10 Country: Peggy's Old School Ways - WALB.com, Albany News, Weather, Sports

10 Country: Peggy's Old School Ways

January 25, 2007

Turner Co. -- Some people believe public schools should go back to the good old days of strict discipline, back to the days of high expectations. At Turner County Elementary School one teacher brings those days back.

Sometimes finding the key to unlock a child's mind takes a special type of person. And, when the mind opens, it's like night turning into day, as Peggy Shivers knows all too well. An educator who knows her top priority.  "You think of the children first," says Peggy.

Students know clearly where they stand with her. "In fact, I'm disappointed in you," says Peggy to a student who disrupted her thinking. He got the message. Peggy Shivers comes from the old school where rules are rules.  "I'm of the opinion that we all know the rules. We are told the rules everyday. We go over the rules everyday. And, the choice is ours to make. And if we choose not to follow those rules, then we should suffer the consequence."  

"I left my homework at home," says Mary Rachel Warren, a 5th grader sent to Peggy. It was her first visit to her class called ISS for in school suspension.

Some students spend their lunch time working on homework while they eat, as Peggy helps them to catch up. They eat first and then do their work as she answers any questions they might have.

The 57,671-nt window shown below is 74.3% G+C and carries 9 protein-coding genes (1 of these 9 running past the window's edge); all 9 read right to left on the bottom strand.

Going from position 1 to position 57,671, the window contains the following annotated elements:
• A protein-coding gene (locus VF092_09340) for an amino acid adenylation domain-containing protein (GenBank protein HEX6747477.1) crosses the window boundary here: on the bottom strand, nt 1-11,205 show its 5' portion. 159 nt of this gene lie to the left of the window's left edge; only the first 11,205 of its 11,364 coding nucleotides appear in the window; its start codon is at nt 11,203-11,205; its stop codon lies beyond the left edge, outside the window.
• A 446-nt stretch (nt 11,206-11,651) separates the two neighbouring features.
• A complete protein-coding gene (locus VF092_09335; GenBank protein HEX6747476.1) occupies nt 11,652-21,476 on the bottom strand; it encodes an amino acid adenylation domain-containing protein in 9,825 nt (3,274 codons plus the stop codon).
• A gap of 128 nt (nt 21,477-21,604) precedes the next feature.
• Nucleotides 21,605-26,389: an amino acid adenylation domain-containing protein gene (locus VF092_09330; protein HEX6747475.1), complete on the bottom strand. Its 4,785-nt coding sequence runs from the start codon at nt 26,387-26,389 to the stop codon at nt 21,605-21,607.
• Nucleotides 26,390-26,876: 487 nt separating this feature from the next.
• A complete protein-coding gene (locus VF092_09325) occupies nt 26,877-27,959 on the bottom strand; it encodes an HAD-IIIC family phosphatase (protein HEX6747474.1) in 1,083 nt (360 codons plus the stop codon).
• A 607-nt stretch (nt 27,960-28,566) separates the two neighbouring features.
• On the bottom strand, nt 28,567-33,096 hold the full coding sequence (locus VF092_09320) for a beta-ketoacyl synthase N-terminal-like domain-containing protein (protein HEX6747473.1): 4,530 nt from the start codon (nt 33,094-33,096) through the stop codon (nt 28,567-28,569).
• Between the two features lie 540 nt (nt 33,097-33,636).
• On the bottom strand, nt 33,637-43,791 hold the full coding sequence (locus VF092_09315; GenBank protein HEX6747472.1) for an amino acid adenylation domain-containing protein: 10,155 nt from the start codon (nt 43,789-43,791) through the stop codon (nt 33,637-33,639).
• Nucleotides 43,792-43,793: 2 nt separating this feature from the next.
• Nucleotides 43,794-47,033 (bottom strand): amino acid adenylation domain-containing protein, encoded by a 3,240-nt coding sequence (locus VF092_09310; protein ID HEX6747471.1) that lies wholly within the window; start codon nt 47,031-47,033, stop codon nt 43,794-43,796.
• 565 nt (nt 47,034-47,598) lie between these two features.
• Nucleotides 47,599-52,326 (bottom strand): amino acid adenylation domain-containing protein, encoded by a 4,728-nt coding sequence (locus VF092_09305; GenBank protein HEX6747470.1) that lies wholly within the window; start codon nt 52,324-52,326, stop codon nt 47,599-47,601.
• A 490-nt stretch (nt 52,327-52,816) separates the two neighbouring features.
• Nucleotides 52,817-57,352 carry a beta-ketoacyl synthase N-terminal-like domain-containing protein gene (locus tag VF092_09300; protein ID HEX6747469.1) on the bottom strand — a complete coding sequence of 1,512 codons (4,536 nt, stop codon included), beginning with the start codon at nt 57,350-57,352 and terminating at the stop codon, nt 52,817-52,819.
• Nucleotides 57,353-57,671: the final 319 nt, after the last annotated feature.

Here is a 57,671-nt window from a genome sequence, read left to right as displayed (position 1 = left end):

Besides teaching reading, writing and arithmetic, she teaches them worldly lessons the easy way. "You should put your mind in gear before you put your mouth in motion," says Jasmine Terrell, another 5th grader, who looks at Peggy as more than a teacher.  "She is kind of like a mother," says Jasmine, who talks with Peggy frequently about growing up.

Surprisingly, Peggy is an encouraging mother, underneath her tough love approach.  "She tells you nice things," says Jasmine.

A mother figure who makes learning multiplication tables easy. "Five, 10, 15, 20, 30," says Peggy, as she sings a song while using her fingers to remember the multiplication table.

Education in her classroom includes an emphasis on respect for others.  "I don't say the children love me. The children tolerate me. Most of them listen to me and I listen to them in turn," says Peggy, who finds personal respect generates more personal respect.

Every school day at Turner County Elementary School, she works with some of the most challenging students, those with behavioral and discipline issues in what you could call a one-room school.

A kindergartner needs help with math.  "Now, we're going to have to add this," says Peggy gently to the little fellow. And she stays close to offer encouragement.  "Children need someone," says Peggy.

A fifth grader needs help with English, and Peggy helps her almost immediately.  "Time is not a factor with me," says Peggy. The only time she watches a clock involves teaching how to tell time.  She doesn't expect perfection from young people. "If you stumble, hey call me again," Peggy tells a student.

She wants them to answer the bell of life to go out and win. Peggy Shivers has spent a quarter of a century with the school system.


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